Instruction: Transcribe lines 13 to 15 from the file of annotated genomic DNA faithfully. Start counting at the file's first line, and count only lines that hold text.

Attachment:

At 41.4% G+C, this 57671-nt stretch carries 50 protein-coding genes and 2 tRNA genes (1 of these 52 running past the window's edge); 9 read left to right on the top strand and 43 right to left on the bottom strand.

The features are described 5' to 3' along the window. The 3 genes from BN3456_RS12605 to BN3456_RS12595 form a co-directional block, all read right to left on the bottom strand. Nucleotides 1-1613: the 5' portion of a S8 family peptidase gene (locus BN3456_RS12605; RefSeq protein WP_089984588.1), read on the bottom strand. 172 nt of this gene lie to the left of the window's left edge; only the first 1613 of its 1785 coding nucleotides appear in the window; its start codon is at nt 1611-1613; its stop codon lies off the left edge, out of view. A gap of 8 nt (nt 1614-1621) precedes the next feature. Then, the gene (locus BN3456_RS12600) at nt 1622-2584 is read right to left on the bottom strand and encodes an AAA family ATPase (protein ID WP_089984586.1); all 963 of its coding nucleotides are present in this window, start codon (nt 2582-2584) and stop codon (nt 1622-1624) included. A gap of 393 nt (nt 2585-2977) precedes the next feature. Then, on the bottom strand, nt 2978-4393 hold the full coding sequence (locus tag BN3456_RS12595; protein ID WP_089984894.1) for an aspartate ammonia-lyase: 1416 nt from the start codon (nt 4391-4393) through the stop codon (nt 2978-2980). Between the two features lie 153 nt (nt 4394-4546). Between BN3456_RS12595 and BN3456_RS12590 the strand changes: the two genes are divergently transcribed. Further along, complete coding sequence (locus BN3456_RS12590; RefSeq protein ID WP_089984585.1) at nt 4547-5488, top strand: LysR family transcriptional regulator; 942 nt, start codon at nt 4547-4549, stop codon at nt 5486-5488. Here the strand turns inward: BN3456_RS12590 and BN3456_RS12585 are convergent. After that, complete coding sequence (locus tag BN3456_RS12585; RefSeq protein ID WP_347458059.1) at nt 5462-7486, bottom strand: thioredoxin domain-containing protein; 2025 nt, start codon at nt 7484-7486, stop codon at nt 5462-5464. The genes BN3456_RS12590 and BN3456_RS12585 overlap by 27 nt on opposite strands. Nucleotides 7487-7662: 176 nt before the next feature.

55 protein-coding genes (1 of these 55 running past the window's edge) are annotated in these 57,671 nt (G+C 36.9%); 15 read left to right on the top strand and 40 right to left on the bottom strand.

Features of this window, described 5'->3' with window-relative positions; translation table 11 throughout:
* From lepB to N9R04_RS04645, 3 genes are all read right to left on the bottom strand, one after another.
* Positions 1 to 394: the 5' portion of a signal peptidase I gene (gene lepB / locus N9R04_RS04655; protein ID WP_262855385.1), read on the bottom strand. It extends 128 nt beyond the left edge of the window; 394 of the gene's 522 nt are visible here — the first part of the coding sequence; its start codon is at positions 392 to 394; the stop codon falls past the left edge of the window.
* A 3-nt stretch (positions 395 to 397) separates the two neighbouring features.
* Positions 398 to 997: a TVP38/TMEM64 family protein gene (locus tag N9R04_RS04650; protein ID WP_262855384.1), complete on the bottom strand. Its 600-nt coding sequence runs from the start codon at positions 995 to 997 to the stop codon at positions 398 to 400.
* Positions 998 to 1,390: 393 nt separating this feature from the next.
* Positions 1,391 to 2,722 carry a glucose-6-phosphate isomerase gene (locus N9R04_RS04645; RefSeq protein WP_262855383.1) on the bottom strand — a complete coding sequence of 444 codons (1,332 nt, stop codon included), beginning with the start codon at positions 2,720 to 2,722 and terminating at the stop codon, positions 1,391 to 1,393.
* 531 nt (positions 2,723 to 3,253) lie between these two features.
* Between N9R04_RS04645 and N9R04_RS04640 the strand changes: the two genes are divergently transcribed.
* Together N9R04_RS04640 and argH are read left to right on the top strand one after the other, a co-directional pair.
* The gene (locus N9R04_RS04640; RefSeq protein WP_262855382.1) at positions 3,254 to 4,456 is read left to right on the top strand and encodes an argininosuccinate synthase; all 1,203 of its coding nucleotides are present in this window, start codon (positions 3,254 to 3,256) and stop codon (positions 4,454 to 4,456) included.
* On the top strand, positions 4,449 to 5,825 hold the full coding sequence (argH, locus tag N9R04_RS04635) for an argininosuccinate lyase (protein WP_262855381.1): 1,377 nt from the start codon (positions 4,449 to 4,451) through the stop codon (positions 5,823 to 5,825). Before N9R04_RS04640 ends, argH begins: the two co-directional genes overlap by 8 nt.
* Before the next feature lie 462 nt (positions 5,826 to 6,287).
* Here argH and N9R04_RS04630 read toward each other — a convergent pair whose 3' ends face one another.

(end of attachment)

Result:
* Together N9R04_RS04640 and argH are read left to right on the top strand one after the other, a co-directional pair.
* The gene (locus N9R04_RS04640; RefSeq protein WP_262855382.1) at positions 3,254 to 4,456 is read left to right on the top strand and encodes an argininosuccinate synthase; all 1,203 of its coding nucleotides are present in this window, start codon (positions 3,254 to 3,256) and stop codon (positions 4,454 to 4,456) included.
* On the top strand, positions 4,449 to 5,825 hold the full coding sequence (argH, locus tag N9R04_RS04635) for an argininosuccinate lyase (protein WP_262855381.1): 1,377 nt from the start codon (positions 4,449 to 4,451) through the stop codon (positions 5,823 to 5,825). Before N9R04_RS04640 ends, argH begins: the two co-directional genes overlap by 8 nt.